Other initiatives undertaken outside the United Nations system included a conference on combating illicit small arms brokering and trafficking in West Africa organized by ECOWAS in collaboration with the Governments of the Netherlands, Norway and the United Kingdom, (Abuja, 22 to24 March), as well as a workshop hosted by the Institute for Security Studies on understanding and regulating arms brokering in southern Africa, (Johannesburg, 15 to 17 March).
The outcome of the above consultations was reflected in the Secretary-General's Report on Assistance to States for curbing illicit traffic in small arms and collecting them, the illicit trade in small arms and light weapons in all its aspects,17 which indicated that there was a need for a more in-depth study of the issue. By resolution 59/86 of 3 December 2004, the General Assembly requested the Secretary-General to continue to hold such consultations, on further steps to enhance international cooperation in preventing, combating and eradicating illicit brokering in SALW, with a view to establishing, after the 2006 review conference and no later than 2007, and after the conclusion of the work of the Open-ended Working Group on marking and tracing, a group of governmental experts, to consider further steps to enhance international cooperation in preventing, combating and eradicating illicit brokering in SALW.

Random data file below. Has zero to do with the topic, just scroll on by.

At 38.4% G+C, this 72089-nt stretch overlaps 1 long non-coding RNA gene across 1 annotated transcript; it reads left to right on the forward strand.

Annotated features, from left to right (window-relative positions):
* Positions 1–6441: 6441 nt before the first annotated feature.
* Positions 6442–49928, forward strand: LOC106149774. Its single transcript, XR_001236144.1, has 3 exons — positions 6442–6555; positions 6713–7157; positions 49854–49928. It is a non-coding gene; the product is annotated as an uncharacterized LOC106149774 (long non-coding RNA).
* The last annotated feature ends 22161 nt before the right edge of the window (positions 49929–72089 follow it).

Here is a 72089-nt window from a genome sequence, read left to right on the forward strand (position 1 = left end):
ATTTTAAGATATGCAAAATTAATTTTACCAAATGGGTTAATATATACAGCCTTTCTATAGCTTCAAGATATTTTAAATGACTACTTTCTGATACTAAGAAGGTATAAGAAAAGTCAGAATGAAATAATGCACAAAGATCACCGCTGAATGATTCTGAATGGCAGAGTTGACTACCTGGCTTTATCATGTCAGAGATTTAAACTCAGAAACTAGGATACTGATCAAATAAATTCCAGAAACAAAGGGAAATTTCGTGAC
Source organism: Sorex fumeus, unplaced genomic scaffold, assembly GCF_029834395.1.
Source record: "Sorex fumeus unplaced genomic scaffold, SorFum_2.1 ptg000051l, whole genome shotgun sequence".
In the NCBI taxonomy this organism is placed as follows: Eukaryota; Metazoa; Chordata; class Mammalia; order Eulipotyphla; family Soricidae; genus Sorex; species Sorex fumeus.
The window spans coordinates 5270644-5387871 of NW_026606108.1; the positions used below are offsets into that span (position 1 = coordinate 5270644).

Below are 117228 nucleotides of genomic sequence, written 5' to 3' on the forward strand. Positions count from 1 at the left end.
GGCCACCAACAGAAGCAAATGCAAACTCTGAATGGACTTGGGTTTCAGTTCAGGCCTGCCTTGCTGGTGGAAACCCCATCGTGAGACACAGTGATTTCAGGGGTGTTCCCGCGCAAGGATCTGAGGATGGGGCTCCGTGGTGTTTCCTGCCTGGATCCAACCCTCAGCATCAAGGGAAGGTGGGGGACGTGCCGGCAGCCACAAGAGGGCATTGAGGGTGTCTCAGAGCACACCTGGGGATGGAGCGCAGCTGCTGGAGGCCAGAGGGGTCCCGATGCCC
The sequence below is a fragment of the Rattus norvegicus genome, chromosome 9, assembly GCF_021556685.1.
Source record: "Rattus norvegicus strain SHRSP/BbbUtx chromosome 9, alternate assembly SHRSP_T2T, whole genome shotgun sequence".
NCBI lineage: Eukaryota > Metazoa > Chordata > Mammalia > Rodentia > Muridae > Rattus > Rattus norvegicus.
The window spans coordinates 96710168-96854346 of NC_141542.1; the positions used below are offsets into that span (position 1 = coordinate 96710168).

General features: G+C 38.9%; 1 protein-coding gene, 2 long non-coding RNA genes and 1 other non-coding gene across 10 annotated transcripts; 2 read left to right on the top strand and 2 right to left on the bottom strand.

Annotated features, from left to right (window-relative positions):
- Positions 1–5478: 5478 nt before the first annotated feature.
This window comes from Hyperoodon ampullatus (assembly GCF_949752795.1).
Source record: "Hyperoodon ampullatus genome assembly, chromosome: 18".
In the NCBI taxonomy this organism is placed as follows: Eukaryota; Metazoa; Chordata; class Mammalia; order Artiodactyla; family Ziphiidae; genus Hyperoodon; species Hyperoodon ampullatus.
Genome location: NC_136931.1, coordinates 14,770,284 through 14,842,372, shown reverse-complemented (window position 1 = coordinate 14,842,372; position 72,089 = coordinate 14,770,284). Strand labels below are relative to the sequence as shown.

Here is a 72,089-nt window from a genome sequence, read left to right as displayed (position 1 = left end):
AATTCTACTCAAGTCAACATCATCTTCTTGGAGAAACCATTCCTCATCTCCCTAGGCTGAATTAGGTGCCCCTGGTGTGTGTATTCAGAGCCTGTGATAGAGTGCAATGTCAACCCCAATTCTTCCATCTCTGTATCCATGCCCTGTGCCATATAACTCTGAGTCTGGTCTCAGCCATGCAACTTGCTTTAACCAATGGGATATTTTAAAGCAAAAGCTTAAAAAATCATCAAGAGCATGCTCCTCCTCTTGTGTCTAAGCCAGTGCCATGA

Coordinating Action on Small Arms (CASA) mechanism

CASA members, collectively and individually, continued to support the implementation of the PoA and to provide assistance to Member States in that regard. Its activities were reflected in a report by the Secretary-General.18 CASA meetings were also regularly convened in New York. With a view to facilitating collation and distribution of information among its Members as well as to Member States and the public at large, CASA undertook to develop an Internet database (CASA Database) which is expected to be officially launched in 2005. It will feature databases on small arms-related projects and activities, contact information for CASA Members and Member States and an electronic library.
A number of joint activities and projects were implemented by CASA members. DDA, UNIDIR (United Nations Institute for Disarmament Research) and UNDP, supported by the Small Arms Survey, a Geneva-based NGO, undertook the second phase of the PoA National Reporting Project. The project aims to help countries affected by small arms to develop their long-term capacity to report on their implementation of the PoA, and by participating in information-sharing and confidence-building measures. More than 80 Member States received such assistance.